Some research has shown that people in leadership positions are less empathetic and more likely to treat their subordinates with contempt.

This may be because people in leadership positions often have to make decisions that harm some people in the short term, but are ultimately necessary to achieve greater long-term benefits. Generals, for example, are tasked with leading troops into battle to achieve military victory. Victory would be impossible if every general felt guilty after making such a decision.

Finally, studies have shown that people are more selfish and better liars when they feel powerful. This is because a person who has authority and self-confidence feels less guilty about lying to others because they are less worried about causing them harm. The connection between a sense of superiority and the likelihood of having an extramarital affair can be explained in this way.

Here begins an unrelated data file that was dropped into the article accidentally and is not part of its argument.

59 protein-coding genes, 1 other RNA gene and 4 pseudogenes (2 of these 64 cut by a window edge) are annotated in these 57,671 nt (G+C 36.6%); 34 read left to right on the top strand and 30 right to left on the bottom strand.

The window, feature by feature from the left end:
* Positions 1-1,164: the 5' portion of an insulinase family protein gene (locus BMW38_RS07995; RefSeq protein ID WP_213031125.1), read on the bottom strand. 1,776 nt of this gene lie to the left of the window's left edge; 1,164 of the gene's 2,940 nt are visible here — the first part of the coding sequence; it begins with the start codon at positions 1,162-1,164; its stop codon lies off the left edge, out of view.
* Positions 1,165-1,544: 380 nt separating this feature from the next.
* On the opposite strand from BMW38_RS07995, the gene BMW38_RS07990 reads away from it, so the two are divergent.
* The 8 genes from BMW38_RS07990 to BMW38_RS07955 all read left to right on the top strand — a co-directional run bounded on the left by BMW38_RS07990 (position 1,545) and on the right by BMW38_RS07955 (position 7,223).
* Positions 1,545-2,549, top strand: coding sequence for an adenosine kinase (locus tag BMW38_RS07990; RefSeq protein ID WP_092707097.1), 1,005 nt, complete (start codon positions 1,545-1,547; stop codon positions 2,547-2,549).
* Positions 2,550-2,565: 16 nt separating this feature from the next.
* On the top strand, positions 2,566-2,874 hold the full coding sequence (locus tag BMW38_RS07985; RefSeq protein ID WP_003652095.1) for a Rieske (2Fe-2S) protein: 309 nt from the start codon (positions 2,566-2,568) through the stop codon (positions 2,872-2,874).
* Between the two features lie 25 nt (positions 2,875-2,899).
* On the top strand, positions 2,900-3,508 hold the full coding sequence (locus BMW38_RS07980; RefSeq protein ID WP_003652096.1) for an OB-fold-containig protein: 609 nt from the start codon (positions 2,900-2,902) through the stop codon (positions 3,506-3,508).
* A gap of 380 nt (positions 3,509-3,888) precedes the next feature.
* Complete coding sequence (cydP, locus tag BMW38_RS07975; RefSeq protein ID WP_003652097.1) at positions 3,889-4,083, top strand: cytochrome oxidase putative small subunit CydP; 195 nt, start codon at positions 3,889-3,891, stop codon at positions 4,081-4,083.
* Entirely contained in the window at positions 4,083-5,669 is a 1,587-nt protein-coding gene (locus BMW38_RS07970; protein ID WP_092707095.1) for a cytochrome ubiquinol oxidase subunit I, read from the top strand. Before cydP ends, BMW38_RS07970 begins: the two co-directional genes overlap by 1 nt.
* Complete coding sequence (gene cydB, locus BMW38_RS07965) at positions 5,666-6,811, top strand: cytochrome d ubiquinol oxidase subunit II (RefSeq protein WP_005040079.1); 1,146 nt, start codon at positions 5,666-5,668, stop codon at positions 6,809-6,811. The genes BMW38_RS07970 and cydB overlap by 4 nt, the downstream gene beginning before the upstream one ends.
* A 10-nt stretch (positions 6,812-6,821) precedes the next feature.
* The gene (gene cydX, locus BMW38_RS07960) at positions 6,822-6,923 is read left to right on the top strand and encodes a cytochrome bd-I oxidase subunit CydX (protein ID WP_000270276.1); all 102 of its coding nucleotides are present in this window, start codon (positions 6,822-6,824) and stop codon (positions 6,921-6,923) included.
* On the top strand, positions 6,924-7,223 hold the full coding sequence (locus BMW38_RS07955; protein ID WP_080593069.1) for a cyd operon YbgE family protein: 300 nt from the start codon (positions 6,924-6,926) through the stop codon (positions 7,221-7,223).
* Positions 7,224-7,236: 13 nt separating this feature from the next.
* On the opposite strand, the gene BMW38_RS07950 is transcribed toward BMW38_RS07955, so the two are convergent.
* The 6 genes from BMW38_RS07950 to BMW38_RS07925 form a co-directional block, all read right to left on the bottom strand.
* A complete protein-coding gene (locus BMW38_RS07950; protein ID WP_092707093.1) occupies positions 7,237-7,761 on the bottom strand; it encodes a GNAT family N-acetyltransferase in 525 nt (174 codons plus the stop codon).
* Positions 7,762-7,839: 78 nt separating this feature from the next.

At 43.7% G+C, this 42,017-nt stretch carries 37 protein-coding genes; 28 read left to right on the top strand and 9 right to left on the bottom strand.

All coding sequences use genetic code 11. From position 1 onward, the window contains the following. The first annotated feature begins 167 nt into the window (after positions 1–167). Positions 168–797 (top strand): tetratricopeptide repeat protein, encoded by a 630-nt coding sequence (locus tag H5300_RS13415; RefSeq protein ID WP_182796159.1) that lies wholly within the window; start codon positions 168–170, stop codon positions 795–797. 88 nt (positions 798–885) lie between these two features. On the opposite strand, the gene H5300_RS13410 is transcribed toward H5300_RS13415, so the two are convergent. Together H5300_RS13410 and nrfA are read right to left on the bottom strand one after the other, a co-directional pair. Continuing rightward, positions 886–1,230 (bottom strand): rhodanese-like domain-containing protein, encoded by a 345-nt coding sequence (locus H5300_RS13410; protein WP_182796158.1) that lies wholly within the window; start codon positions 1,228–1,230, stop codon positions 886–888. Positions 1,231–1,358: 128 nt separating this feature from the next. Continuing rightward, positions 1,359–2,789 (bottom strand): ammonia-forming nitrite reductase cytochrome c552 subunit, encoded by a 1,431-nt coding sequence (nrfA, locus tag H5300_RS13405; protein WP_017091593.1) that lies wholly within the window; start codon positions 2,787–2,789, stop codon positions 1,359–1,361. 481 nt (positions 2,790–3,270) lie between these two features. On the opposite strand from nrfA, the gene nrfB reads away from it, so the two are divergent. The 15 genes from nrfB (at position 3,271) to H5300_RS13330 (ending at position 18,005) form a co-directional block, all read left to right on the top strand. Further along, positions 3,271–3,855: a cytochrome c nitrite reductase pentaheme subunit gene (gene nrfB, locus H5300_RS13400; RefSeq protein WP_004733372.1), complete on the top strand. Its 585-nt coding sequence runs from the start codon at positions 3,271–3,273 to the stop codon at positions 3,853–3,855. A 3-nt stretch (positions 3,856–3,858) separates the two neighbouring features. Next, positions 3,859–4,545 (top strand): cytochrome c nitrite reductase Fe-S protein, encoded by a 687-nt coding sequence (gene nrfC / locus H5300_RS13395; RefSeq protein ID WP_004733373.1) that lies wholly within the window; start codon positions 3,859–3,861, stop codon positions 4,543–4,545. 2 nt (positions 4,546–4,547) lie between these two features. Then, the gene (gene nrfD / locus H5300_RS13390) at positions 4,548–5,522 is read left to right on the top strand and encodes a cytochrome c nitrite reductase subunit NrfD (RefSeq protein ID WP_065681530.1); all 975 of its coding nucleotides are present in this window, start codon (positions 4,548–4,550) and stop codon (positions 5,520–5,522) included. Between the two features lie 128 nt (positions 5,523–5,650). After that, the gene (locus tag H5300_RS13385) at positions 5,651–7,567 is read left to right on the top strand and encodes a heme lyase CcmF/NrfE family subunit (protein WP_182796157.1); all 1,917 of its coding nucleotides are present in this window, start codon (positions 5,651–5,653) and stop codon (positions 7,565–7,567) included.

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Lesson 5: To achieve your goals, you must be willing to work long hours and constantly challenge yourself.

You’ve made it this far, so you must also be willing to develop the skills and attitudes mentioned in the previous blinks. But if you only work when inspiration strikes, you won’t become rich and famous. A solid work ethic is essential.

The time you invest in your work is the deciding factor between mediocre and spectacular results. While a high IQ is undoubtedly beneficial, it becomes increasingly irrelevant once it exceeds 120. Therefore, the most intelligent people who achieve their goals are also the most dedicated.